When you go to watch your team play away, you often think there’s a ghost of a chance. This time of year brings a chance of a ghost.
There are ghost-related events throughout the year in many towns, but some of those have a tired, routine, commercial feel. The approach of Halloween provides a shot in the supernatural arm.
Like Christmas, Halloween starts earlier every year. (Easter, in obedience to calculations* of obscure origin, starts earlier in 2024 and 2027.)
On 21 Sep, then, visitors to Cardiff (among others the supporters of Middlesbrough) can enjoy St Fagans Museum Ghost Tours where “no nonsense, no gimmicks” are promised, and where you will learn “why Wales could be the world’s most haunted country!”
The following weekend, on 27 Sep, Blackpool’s Ghost Tram will clank along the Prom, illuminated. The Illuminations were switched on in 1959 by buxom bombshell Jayne Mansfield, a devotee of the man who later (1966) founded the Church of Satan in the USA. Or you could take in the Blackpool Tower Dungeon for a brush with the Pendle Witches. Lincoln City – known as the Imps, notoriously unpredictable creatures of legend – are the visitors.
On 5 Oct, when Sheffield United visit Watford, Warner Brothers’ Harry Potter Industry offers Dark Arts for “fans of Death Eaters, daring duels and Hallowe’en feasts”. Just think: 100 hand-carved pumpkins, no two alike. It will be like the average residential street, but not as cheap.
Castles are among the oldest buildings in the realm and hence the most likely to be haunted. Spooky Carlisle Castle will coincide with the visit of Northampton Town to Brunton Park on 22 Oct. How spooky? Well, the castle closes at 4pm; it will have to be seriously overcast for darkness to have fallen. At Rochester it’s the Pumpkin Trail that is Spooky, so if your 5-12yr-olds support Peterborough, take them on the way to the Gillingham game on 19 Oct. Lincoln Castle incorporates a prison, which becomes a Spooky Prison for the visit of Bolton Wanderers on 26 Oct.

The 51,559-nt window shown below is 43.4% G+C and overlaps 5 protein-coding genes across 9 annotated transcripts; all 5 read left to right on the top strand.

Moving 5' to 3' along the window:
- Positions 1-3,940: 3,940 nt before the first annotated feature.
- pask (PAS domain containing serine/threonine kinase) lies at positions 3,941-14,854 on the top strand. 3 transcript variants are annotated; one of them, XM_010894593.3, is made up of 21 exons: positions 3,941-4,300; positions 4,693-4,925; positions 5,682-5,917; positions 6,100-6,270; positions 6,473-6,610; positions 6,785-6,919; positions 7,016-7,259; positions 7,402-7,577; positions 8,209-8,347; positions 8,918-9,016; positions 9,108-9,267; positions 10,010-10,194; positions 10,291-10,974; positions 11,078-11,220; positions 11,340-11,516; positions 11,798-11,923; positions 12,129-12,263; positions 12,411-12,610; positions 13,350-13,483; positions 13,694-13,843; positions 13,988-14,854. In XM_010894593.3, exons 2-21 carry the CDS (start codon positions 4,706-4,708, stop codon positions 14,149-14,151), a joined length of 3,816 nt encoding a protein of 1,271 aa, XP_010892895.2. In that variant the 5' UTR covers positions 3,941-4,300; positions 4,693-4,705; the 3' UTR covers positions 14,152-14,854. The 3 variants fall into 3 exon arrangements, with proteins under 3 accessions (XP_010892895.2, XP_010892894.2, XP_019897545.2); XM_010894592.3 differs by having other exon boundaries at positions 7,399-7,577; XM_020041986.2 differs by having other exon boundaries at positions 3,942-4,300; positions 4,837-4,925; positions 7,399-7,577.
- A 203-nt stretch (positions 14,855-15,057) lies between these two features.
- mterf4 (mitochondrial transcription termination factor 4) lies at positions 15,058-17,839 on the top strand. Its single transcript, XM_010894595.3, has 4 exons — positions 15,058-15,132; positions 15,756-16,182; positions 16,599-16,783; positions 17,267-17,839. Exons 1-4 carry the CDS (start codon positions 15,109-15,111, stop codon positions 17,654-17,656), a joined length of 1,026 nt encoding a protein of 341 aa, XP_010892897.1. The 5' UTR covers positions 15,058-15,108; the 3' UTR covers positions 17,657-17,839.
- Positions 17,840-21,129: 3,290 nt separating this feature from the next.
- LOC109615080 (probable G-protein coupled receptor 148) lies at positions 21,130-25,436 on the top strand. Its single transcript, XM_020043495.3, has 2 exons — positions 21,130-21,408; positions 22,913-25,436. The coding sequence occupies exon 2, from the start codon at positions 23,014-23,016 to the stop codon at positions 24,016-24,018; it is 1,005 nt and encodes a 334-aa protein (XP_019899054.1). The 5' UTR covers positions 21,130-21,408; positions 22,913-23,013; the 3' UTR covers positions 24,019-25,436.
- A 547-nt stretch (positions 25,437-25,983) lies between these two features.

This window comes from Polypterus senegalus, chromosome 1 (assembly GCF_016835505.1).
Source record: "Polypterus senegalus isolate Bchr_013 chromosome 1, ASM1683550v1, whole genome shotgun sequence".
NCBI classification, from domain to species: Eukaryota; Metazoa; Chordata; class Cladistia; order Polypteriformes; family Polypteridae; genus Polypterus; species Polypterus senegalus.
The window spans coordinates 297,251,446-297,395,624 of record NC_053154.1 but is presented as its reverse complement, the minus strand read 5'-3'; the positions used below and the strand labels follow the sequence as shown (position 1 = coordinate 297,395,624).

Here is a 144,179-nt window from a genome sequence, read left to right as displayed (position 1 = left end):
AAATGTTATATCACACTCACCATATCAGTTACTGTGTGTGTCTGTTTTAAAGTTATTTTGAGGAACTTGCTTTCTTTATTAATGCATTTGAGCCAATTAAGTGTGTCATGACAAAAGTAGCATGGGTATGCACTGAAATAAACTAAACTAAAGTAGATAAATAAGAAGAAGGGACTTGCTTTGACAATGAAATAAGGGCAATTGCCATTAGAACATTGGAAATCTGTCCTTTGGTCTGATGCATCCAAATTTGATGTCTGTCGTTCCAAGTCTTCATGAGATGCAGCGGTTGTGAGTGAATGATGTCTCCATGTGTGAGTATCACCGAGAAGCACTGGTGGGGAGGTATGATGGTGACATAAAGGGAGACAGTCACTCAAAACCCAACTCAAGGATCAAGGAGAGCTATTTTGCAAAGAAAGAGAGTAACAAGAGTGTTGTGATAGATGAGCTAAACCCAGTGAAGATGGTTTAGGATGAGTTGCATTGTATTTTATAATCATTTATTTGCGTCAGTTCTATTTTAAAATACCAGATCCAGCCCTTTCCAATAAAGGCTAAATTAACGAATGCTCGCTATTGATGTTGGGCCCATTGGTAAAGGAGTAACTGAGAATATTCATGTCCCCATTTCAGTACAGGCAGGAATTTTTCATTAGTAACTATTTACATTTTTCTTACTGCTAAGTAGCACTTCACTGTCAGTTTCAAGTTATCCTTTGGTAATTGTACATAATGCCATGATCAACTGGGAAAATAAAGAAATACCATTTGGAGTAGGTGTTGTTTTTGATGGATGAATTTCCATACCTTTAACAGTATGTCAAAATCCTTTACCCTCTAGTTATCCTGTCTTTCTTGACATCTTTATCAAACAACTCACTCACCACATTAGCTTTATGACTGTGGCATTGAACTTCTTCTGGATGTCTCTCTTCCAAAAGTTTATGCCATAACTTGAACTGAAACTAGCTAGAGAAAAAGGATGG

26 Oct marks the last day of Bicton Park’s Halloween activities as well as Exeter City’s derby with Plymouth.
Middlesbrough will again be the visitors (to Derby on 2 Nov) when Derby Museum holds its Japanese Ghosts and Demons Trail. If you’re taking the family to the match, the museum says this is suitable for 5-15yr-olds.
Portsmouth is the place for post-Halloween warming-down. ‘Haunted Histories from the View’ spans Halloween, running from 26 Oct-3 Nov. It’s a presentation of ghost stories told 100 metres above the city, plus virtual reality, and on 2 Nov Oxford United fans might take a look.
* The first Sunday after the first full moon on or after the Vernal Equinox, aka 21 March.
You’re in an unfamiliar town for an afternoon at the football. It’s lunchtime, more or less. You Googled the pubs before you set out, obviously, but how can it be anything other than a bonus to find a food festival in progress in the town? Two food festivals, in the case of Sheffield on 28 September. Out at Ponds Forge there’s Cheese Fest inspired by Wallace & Gromit; meanwhile at the Students Union the Sheffield Vegan Festival will be in full swing. Liverpool are at Sheffield United that afternoon, in a 12.30 kick-off – that leaves time to indulge yourselves before and after, and if you overdo it you could tackle Photomarathon Sheffield that day as well. Whether you’re an omnivore, a picky eater or an Asian gourmet, there’s likely to be something for you.
Food & Drink Festivals
There are extensive food & drink festivals at Manchester (where the away teams are Arsenal at United on 30 Sep, Wolves at City 5 Oct); Newport (Carlisle 5 Oct); Tranmere (Gillingham 7 Sep); and with live music Wigan (Charlton 21 Sep). The Festival of Food at Oxford (Gillingham 28 Sep) looks like a more local, home-grown affair. Cheese Milton Keynes (Wimbledon 7 Sep), Sheffield (Liverpool at Sheff Utd, 28 Sep), Lincoln (Sunderland 5 Oct) Chicken Wings Leyton (Swindon 7 Sep) Korean
There are Korean Festivals at Preston (Bristol City 28 Sep) and Wimbledon (Shrewsbury 14 Sep). Food may not be the main focus. Street Food Lincoln (Oxford 21 Sep), Cheltenham (Stevenage 7 Sep) Vegan Reading (Blackburn 21 Sep), Sheffield (Liverpool at Sheff Utd, 28 Sep)
Music-lovers among the tribes of traveling football fans are in for treats around the country in September. And the treats are shared out, geographically and in musical styles, from baroque in Bristol to blues in Carlisle.
Here are some of the music festivals to look for:
Baroque at Bristol (where the away team on 21 Sep is Swansea at Bristol City)